Elisabeth Tova Bailey is the author of The Sound of a Wild Snail Eating (2010) which won the 2010 John Burroughs Medal, the Natural History Literature category of the 2010 National Outdoor Book Award (joint award), and the non-fiction category of the 2012 William Saroyan International Prize for Writing. In the book she describes her observations of an individual land snail in the species Neohelix albolabris which lived in a terrarium next to her while she was confined to bed through illness.
Her essays and short stories have been published in the Missouri Review, Northwest Review, and the Sycamore Review.
She lives in Maine.
This biography was last updated on 10/22/2014.
A note about the biographies
We try to keep BookBrowse's biographies both up to date and accurate. However, with over 2500 lives to keep track of it's inevitable that some won't be as current or as complete as we would like. So, please help us - if the information about a particular author is out of date, inaccurate or simply very short, and you know of a more complete source, please let us know. Authors and those connected with authors: If you wish to make changes to your bio, please send your complete biography as you would like it displayed so that we can replace the old with the new.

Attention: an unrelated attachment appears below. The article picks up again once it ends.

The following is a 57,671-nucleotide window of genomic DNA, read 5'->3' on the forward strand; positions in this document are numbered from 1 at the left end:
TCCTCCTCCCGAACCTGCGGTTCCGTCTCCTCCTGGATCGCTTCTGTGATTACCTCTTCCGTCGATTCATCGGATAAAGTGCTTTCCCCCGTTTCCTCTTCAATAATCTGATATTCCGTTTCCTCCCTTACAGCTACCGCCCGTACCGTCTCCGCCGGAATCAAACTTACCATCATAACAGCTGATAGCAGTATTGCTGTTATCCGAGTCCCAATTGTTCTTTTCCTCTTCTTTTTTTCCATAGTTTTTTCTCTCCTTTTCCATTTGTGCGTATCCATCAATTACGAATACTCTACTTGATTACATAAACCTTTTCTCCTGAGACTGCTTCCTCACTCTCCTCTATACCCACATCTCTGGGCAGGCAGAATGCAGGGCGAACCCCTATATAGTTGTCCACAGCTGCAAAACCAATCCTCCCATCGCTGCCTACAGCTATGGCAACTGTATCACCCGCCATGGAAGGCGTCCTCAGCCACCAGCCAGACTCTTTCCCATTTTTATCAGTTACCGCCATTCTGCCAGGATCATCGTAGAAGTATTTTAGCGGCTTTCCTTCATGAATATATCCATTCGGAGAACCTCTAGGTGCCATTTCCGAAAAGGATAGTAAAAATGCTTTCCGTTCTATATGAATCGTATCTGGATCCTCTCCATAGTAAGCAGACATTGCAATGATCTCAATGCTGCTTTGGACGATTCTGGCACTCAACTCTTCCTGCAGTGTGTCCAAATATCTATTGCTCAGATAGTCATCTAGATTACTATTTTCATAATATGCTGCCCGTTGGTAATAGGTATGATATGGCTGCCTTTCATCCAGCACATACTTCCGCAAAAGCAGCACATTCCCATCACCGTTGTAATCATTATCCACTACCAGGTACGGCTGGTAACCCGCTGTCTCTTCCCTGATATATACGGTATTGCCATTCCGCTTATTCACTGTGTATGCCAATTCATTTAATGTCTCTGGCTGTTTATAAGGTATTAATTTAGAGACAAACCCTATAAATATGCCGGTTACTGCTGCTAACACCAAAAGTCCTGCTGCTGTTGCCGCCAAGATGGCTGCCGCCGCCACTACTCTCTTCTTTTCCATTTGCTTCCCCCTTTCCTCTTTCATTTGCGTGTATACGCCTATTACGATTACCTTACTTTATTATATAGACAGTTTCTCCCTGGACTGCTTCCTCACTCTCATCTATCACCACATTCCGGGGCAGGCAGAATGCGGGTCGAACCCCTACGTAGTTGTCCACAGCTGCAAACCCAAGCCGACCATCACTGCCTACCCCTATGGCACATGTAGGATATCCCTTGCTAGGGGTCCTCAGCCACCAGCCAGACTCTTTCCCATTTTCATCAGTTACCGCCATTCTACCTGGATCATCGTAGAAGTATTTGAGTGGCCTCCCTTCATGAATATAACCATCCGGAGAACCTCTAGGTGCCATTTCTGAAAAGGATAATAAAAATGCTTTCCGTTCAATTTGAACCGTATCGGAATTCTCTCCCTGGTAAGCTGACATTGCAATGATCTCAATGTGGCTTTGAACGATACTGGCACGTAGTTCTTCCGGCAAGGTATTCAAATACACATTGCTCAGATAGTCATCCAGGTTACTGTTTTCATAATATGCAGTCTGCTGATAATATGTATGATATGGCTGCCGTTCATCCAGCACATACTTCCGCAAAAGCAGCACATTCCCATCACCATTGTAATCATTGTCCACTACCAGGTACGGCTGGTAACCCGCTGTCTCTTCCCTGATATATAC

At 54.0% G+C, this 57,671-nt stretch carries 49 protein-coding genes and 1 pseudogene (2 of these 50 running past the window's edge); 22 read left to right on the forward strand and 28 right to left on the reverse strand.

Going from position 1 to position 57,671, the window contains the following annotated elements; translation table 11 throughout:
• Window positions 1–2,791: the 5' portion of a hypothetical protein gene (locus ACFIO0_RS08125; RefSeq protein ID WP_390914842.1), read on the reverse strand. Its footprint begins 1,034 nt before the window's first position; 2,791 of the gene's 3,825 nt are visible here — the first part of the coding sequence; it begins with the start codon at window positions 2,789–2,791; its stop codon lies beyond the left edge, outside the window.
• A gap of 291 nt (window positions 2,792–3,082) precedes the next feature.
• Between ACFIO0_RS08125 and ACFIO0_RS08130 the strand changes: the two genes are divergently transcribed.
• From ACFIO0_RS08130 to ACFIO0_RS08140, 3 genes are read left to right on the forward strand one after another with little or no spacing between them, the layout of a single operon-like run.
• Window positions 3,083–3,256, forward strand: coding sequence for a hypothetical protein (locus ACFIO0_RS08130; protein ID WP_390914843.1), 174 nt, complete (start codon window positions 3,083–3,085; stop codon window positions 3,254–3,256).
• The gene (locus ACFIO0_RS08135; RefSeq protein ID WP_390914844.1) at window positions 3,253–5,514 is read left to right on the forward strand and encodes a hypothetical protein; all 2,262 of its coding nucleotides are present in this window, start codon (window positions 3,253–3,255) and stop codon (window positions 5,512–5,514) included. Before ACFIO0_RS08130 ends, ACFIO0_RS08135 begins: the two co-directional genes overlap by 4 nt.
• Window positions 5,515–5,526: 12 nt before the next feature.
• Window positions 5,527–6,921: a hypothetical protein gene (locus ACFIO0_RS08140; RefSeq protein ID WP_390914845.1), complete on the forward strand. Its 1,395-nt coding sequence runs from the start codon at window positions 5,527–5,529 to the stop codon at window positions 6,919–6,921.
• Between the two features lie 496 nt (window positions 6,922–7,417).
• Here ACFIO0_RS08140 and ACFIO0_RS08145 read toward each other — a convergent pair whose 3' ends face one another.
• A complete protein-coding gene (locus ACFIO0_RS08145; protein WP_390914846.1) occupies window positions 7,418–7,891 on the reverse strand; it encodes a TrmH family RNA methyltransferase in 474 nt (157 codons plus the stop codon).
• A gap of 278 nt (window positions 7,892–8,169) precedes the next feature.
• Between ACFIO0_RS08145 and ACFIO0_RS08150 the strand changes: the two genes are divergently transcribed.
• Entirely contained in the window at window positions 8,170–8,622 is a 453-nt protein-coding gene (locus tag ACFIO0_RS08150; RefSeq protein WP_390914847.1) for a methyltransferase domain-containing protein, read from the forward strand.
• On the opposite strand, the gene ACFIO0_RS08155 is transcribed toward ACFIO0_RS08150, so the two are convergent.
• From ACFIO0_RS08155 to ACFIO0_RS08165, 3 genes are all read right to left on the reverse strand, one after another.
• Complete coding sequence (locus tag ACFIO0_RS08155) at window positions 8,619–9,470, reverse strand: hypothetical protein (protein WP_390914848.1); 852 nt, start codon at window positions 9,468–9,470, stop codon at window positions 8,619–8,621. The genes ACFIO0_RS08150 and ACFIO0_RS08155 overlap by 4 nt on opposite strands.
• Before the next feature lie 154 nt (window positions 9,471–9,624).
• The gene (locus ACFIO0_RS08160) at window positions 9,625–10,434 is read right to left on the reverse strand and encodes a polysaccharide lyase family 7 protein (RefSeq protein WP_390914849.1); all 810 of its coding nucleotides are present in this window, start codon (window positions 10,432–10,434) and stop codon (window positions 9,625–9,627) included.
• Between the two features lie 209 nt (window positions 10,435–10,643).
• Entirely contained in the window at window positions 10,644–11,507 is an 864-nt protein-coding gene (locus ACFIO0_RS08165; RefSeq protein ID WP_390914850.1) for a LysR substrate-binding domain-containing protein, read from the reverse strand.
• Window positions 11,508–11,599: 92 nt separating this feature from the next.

The Sound of a Wild Snail Eating is part memoir, part natural history and it details your relationship with a snail over the period of a year. What led you to write this book?
I wrote down some of my snail observations and a friend was so intrigued that she suggested I turn them into an essay. The essay seemed to really delight readers. After some years had passed, I wondered if there could be a book, but I wasnt sure there was more to write. I began to read scientific gastropod literature, fell in love with it, and found there was quite a bit more to say. I wrote the book partly because I felt I owed the snail a biographical thank you and partly because I felt the story would be of help to other people going through a rough time.
The setting for your book is the geographically and emotionally isolated space of your bedroom. How did you survive that situation?
The isolation and limits of illness can be very tough, sometimes even tougher than illness itself. I do not know how I, or anyone, survives such situations. The snail was very critical in getting me through a hard time. I think each of us, in surviving any difficult life challenge, have to find a way to stay connected to the world as that connection is what ...
Members review books pre-publication. Read their opinions in First Impressions
From NYT bestselling author Ann Leary
The captivating story of an unconventional New England family.
Solve this clue:
and be entered to win..
Visitors can view some of BookBrowse for free. Full access is for members only.
Your guide toexceptional books
BookBrowse seeks out and recommends books that we believe to be best in class. Books that will whisk you to faraway places and times, that will expand your mind and challenge you -- the kinds of books you just can't wait to tell your friends about.